Laura: So, first off, for an earthquake to happen there need to be about 12 geological characteristics in place before that can happen. The fault has to be aligned a certain way, certain stresses, a lot of geologic characteristics have to be all in place. These geologic characteristics aren’t in place every place, so some places are never going to see an earthquake because those factors aren’t in place. If all those conditions are ripe to begin with, and then you start putting more water on top of it, that could, in turn, trigger an earthquake. So, water plays a role, but what we can tell is that it’s really kind of the long-term effects of injecting after all these years. One year, after another, after another that these volumes have kind of built up over time that is causing these stresses where we’re more susceptible to earthquakes.
Phillip: So, from what I gather, these earthquakes aren’t necessarily causing houses to fall and it seems like it’s somewhat infrequent, so what’s the real risk to an operator then?
Laura: Right. As I said, the damages are not consequential. There have been no consequential damages in Texas. It’s been fairly minimal in Oklahoma. Some older buildings were impacted by some of the higher magnitude events, but the issue is the concern it causes in the public’s mind. If somebody is uncomfortable, or doesn’t feel secure in their own backyard, we’ve collectively got a problem. So really, it goes to speak to kind of operators’ social license to operate. We want to be a good citizen, we want everybody relaxed about our operations, we’re doing the right things for the environment. So, if there’s any discomfort level, it’s something we need to address. Regulators are driven by that as well, right? They have to balance their objectives. They’ve got to maintain state revenues, but they’ve got to make sure everything is operating extremely safely, and then they’ve got to serve their public, their constituents, too. So, if any one of those three things is not going right, they’ve got to be addressed by the regulatory boards.
So, a pragmatic concern is that one way regulators can try to stem seismicity, as they’ve done in Oklahoma, is to restrict certain injection volumes, restrict certain areas. So, that creates a financial stress for the operator. So, what we’re trying to do in our report is just kind of stay ahead of all that. If you know that this area could develop into a problem, four or five years down the road, you’ve got plenty of runway now to maybe focus on another area, change your behaviors, kind of self-police rather than waiting for something to go wrong and then having the regulators come down on you. The mindset these days is more, let’s self-police. Let’s stay ahead of the curve.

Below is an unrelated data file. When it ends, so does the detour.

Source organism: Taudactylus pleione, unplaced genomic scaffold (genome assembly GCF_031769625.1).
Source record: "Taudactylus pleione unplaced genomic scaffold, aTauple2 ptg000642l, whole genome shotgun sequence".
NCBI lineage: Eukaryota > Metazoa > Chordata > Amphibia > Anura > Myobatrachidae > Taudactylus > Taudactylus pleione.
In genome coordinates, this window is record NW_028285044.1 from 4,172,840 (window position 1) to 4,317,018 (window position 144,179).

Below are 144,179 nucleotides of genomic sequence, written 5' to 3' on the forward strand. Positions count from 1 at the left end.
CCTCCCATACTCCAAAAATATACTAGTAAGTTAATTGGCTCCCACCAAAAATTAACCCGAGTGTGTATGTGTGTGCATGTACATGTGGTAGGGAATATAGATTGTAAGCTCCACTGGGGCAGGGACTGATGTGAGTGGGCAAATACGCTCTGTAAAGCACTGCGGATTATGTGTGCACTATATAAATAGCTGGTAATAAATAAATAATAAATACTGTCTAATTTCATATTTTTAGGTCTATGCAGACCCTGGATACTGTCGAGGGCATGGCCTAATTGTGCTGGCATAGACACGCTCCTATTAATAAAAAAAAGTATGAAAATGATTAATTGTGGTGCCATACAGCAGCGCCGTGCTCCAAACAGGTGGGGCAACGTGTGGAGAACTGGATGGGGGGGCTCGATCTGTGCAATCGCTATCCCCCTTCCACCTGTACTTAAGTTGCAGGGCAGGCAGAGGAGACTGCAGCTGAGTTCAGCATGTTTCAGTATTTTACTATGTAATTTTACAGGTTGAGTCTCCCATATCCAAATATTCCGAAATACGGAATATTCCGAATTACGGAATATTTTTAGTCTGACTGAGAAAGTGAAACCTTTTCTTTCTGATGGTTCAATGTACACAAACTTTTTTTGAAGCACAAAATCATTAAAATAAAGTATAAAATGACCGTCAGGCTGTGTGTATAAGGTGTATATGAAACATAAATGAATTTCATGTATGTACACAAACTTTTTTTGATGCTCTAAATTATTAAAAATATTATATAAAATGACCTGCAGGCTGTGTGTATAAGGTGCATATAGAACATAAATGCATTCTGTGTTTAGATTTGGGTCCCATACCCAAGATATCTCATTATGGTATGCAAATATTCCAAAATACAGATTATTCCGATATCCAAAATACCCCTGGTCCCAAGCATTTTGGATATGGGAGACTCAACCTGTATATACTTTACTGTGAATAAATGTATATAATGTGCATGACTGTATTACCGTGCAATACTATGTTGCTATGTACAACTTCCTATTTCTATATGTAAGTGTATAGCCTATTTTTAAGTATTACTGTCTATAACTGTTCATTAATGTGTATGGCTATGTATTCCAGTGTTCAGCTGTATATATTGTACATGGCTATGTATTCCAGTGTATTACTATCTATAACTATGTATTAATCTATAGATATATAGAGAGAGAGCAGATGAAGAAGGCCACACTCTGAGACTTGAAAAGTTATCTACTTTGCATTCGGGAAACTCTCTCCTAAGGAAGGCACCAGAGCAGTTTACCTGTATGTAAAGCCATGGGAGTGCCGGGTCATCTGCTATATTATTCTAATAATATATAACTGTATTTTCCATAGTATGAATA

Phillip: What is the level of risk that we’re seeing right now associated with some of these earthquakes?
Laura: We have been injecting into certain disposal well formations for so long they’re showing fatigue. That could manifest itself in a couple of ways. One of the ways is seismicity. Another issue is that some of these formations are starting to show different pressure behaviors that indicate we’re not going to be able to keep injecting that formation in the same way for much longer. So, that’s kind of sending early signs to industry, we may need to change some of our strategies as we go forward.
Phillip: So, kind of back to the water being injected into these disposal wells; is every time we’re injecting water back into the ground with these disposal wells, is it causing seismicity every single time?
Laura: No, far, far from the truth. In fact, we’ve been using disposal wells for probably around 100 years now. I think we have 100,000 disposal wells operating across the US.
Phillip: Geez, wow. Ok.
Laura: These events have been very, very recent. Really, since 2000 is when most of our focus studies started. So, they’ve been fairly recent and very geographically constrained. So, you might have a hundred square miles over here, and not one disposal well has ever been associated with a seismic event. Then you dial over to California, or you dial over to Oklahoma, that has a lot of different environmental characteristics; different geology, different amounts of water, different drilling and completion practices, and there you might see concentrated pockets where you’ve had a great deal of earthquakes.